Sunday, September 4, 2011

Political powers slam leaked lists of new electoral constituencies

Daily News Egypt
Heba Fahmy

CAIRO: Political powers and experts slammed Sunday leaked lists charting the breakdown of new electoral constituencies for the upcoming parliamentary elections, saying it made it "extremely difficult" for candidates to campaign.

"Expanding the constituencies will impose great difficulty on candidates, who will need to extend their campaigning to areas they never stet foot in before and where they lack the people's support and recognition," professor of electoral systems at Cairo University, Mazen Hassan, told Daily News Egypt.

Changing the distribution of the electoral constituencies, however, is a "controversial issue," that occurs around the world, not just in Egypt, he added.

"Whatever the change is, it will never please the people or the political powers," he said.
Daily independent Al-Masry Al-Youm published Sunday leaked lists of the new distribution of electoral constituencies, stating that the Cabinet submitted it to the Supreme Council of Armed Forces (SCAF) for approval.

However, the cabinet's press office told Daily News Egypt that it couldn't confirm or deny the authenticity of the document leaked to the press, stressing that the issue was not discussed in the Cabinet's last meeting held on Aug. 28.

The amendments to the People’s Assembly law, announced by the ruling military council in July, combine the closed party lists and individual candidates’ systems, with 50 percent allocated to each.

For the PA (lower house) elections, the country will be divided into 184 constituencies, 126 of which will be contested by individual candidate. Two candidates will be elected in each constituency, where at least one must be a worker or farmer. The remaining 58 constituencies will be reserved for closed party lists.

Mohamed Farag, assistant secretary-general of Al-Tagammu Party, said that the distribution of constituencies was "illogical".

"Giza governorate for example is divided into three constituencies … north, middle and south," Farag explained, adding that the north combines villages with more developed districts.
"The needs and types of people in each area are different … and impossible to include in one constituency," he added.

Hassan pointed out that expanding the constituencies would decrease the value of each individual vote, which is not in the best interest of the candidates. "Now each candidate will need to gain at least 200,000 votes for example instead of 100,000 to win," he explained.
To many other political powers, the new distribution allowed only wealthy candidates to campaign and gave the opportunity to the remnants of the former regime to win the elections.

The new distribution put together geographically separate districts, like the decision to add Al-Shorouk suburb to the eastern Cairo district of Heliopolis. Meanwhile, Heliopolis was separated from its adjacent district, Nasr City, which would be in a new constituency along with the southeastern suburb of New Cairo.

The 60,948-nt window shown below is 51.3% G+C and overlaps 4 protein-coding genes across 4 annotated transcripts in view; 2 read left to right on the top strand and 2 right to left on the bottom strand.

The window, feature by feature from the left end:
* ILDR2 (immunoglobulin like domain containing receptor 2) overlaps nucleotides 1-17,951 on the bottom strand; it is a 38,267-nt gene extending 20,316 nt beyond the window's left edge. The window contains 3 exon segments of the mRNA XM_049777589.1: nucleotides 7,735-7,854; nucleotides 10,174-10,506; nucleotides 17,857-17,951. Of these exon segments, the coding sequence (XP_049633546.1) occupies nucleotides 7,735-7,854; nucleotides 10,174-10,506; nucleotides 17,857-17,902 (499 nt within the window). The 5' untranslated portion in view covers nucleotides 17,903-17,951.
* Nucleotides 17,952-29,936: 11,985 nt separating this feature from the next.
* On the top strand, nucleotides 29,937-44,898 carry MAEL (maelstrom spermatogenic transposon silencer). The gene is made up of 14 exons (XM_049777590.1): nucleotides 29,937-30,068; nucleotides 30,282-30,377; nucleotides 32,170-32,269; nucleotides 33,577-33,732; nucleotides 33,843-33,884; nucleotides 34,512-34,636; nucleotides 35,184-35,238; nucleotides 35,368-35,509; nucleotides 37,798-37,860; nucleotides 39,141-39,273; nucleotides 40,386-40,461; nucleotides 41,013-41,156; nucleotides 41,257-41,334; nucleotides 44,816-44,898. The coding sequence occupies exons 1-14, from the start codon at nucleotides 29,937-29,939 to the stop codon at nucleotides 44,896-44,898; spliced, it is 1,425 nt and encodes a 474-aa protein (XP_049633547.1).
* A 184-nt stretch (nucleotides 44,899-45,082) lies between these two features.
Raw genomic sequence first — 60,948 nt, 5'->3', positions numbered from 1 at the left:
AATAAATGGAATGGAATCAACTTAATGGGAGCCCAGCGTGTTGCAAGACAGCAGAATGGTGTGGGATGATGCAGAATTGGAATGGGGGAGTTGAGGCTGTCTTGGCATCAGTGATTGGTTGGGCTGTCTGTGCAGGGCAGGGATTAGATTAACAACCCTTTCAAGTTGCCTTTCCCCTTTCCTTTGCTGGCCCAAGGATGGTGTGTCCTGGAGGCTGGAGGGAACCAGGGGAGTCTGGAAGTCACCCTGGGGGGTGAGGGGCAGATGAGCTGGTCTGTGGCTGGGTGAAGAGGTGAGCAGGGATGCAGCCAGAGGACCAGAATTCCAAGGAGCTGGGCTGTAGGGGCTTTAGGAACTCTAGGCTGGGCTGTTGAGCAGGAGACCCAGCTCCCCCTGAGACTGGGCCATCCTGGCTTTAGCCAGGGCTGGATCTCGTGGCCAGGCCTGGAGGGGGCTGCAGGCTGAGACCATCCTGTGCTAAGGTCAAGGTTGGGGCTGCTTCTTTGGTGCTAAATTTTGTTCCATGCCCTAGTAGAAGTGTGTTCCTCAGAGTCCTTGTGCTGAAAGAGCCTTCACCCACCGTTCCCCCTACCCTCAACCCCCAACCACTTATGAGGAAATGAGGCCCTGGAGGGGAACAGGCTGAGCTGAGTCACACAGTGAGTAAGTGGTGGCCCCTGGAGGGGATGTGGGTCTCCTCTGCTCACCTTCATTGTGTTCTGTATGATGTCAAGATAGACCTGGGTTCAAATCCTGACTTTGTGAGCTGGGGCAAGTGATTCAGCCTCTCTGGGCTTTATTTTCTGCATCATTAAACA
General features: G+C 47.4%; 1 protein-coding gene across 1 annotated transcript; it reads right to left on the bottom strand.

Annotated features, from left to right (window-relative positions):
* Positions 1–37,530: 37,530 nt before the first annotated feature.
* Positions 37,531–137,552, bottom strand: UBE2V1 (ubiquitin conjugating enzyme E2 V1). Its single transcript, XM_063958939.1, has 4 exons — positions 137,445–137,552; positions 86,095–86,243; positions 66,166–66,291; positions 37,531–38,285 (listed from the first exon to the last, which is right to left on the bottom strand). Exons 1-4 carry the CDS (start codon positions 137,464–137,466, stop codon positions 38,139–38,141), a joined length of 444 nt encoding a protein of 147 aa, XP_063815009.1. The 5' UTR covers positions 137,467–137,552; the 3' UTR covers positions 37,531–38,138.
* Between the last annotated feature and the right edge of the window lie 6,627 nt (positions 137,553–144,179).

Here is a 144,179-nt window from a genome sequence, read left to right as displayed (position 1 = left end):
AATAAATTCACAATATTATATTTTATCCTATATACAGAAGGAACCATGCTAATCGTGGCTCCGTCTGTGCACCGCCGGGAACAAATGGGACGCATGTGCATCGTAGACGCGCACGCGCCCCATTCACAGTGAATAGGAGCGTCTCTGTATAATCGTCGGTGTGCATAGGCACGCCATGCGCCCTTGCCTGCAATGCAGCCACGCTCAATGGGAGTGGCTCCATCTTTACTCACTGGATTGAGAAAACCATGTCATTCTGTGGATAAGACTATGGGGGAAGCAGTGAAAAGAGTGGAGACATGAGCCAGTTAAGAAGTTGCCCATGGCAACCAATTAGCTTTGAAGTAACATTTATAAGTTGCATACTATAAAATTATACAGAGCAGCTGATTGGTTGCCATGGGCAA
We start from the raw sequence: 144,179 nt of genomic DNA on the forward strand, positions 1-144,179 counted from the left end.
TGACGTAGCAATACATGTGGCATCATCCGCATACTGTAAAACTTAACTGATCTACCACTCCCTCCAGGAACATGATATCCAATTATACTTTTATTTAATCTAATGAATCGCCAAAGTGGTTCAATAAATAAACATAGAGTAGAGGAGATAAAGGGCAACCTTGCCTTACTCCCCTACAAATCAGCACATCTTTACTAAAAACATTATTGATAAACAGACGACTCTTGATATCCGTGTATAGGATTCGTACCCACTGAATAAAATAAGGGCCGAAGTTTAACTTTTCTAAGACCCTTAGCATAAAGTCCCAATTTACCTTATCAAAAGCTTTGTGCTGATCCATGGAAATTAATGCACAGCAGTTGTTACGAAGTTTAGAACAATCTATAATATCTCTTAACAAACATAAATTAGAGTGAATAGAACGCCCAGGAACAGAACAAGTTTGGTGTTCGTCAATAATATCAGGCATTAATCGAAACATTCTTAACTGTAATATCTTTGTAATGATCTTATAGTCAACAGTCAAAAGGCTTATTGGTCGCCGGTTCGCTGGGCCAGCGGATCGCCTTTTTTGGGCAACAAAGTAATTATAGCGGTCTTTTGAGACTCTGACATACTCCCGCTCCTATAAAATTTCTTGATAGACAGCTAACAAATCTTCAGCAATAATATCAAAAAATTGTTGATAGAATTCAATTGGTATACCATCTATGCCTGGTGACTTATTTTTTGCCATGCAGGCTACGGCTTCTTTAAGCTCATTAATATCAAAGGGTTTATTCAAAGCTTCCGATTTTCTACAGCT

More complaints have targeted Upper Egypt, where single constituencies would cover bigger areas.
"What kind of candidate can afford to travel and campaign in all these remote areas which have no geographical relation with each other unless they have the means and wealth to do so," member of the National Association for Change and Kefaya movement, Karima Al-Hifnawy, questioned.

Members of the April 6 Youth Movement and Farag echoed Al-Hifnawy's concerns, saying that this would allow the dominance of tribalism and corrupt figures of the fallen regime in the PA elections in a scene reminiscent of previous elections under ousted President Hosni Mubarak's reign.

"This will deprive the youth and new political powers who entered the political scene following the revolution from campaigning and gaining the people's confidence," said Mahmoud Afify, spokesman for the April 6 Youth Movement. "While giving leverage to remnants of the former regime to use their money and corrupt methods to win the elections."

On the other hand, the Muslim Brotherhood its Freedom and Justice Party (FJP) didn’t want to directly comment on the leaked document saying that it wasn't confirmed yet.

"Not all information leaked to the press is correct, we will have to wait until these lists are officially announced," deputy head of the FJP, Essam El-Erian told Daily News Egypt.

He, however, outlined the general principles that should govern the distribution of electoral constituencies.

"There should be a fair distribution that takes into consideration the density of each district in relation to the number of candidates," he explained, adding that the geography of the districts should be taken into consideration as well.

The leaked lists only included the electoral constituencies of the lower house elections and did not include the Shoura Council lists. SCAF had announced that both the Shoura and PA elections would be held on the same day, which was widely criticized by political powers.

"This will cause complete chaos and confuse the voters," Farag said.

Military council member General Mamdouh Shahin, previously responded to criticism saying that "having the PA and Shoura elections on the same day will help us provide the same amount of security for both.” This, he added, would save costs during this critical economic period.

However, this statement did little to sway political powers.

"With the lack of security we have now, there's no way the army and police will be able to secure the elections and guarantee their integrity," Al-Hifnawy concluded. –Additional reporting by Safaa Abdoun

Help Us Transmit This Story

    Add to Your Blogger Account
    Put it On Facebook
    Tweet this post
    Print it from your printer
     Email and a collection of other outlets
     Try even more services

No comments:

Post a Comment